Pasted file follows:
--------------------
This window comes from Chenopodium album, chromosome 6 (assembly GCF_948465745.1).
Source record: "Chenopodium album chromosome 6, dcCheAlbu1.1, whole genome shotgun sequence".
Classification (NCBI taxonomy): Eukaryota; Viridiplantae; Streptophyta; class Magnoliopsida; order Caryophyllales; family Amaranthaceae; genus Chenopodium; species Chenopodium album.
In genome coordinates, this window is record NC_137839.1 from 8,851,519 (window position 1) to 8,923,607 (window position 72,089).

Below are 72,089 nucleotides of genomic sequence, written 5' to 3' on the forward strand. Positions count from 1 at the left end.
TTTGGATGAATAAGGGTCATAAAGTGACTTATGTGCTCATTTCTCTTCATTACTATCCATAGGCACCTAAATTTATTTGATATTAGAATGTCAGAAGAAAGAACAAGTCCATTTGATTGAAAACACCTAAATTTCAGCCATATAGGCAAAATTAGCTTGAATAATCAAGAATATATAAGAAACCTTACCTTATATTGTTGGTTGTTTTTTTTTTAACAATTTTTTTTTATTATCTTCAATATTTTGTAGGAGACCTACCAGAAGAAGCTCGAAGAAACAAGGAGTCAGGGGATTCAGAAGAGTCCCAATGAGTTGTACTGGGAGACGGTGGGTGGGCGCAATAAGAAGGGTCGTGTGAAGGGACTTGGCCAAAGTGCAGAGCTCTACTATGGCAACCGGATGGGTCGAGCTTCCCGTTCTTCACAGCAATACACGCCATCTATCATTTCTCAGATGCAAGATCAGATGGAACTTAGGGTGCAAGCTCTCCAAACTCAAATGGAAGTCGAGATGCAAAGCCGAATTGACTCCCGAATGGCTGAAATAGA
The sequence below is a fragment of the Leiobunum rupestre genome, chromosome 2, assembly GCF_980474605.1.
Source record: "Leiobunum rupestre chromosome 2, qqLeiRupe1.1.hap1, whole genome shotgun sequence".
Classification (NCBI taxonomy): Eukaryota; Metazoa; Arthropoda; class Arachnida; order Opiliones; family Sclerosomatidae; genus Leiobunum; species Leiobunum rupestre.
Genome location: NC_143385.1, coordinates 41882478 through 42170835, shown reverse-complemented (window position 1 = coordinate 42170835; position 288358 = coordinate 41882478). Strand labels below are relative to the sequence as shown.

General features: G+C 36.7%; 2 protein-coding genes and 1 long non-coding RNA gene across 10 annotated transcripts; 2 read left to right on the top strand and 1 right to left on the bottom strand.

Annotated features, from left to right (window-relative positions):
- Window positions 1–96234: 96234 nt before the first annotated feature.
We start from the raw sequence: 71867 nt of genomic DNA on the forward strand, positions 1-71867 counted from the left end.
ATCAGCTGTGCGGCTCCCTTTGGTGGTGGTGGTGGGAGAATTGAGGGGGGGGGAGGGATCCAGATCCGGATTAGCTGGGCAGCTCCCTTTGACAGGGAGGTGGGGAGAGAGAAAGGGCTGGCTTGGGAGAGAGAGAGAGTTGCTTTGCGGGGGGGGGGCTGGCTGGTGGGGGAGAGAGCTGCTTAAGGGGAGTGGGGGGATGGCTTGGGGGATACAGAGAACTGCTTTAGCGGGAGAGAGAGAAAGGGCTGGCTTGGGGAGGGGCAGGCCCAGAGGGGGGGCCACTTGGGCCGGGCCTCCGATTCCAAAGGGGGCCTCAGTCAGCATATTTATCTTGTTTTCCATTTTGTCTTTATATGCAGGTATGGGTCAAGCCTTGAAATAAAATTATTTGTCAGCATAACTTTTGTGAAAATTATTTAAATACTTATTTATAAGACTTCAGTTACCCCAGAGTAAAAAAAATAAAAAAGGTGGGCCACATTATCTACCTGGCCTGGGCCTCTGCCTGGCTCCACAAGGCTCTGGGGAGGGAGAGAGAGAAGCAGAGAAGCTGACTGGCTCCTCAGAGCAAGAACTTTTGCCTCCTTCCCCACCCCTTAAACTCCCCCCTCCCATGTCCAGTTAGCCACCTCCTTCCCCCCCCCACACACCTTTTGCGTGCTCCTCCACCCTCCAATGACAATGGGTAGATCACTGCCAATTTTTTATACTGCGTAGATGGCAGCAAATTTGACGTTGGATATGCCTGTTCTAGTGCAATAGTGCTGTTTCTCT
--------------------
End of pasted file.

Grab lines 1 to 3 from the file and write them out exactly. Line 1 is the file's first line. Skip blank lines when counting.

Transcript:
This window comes from Chenopodium album, chromosome 6 (assembly GCF_948465745.1).
Source record: "Chenopodium album chromosome 6, dcCheAlbu1.1, whole genome shotgun sequence".
Classification (NCBI taxonomy): Eukaryota; Viridiplantae; Streptophyta; class Magnoliopsida; order Caryophyllales; family Amaranthaceae; genus Chenopodium; species Chenopodium album.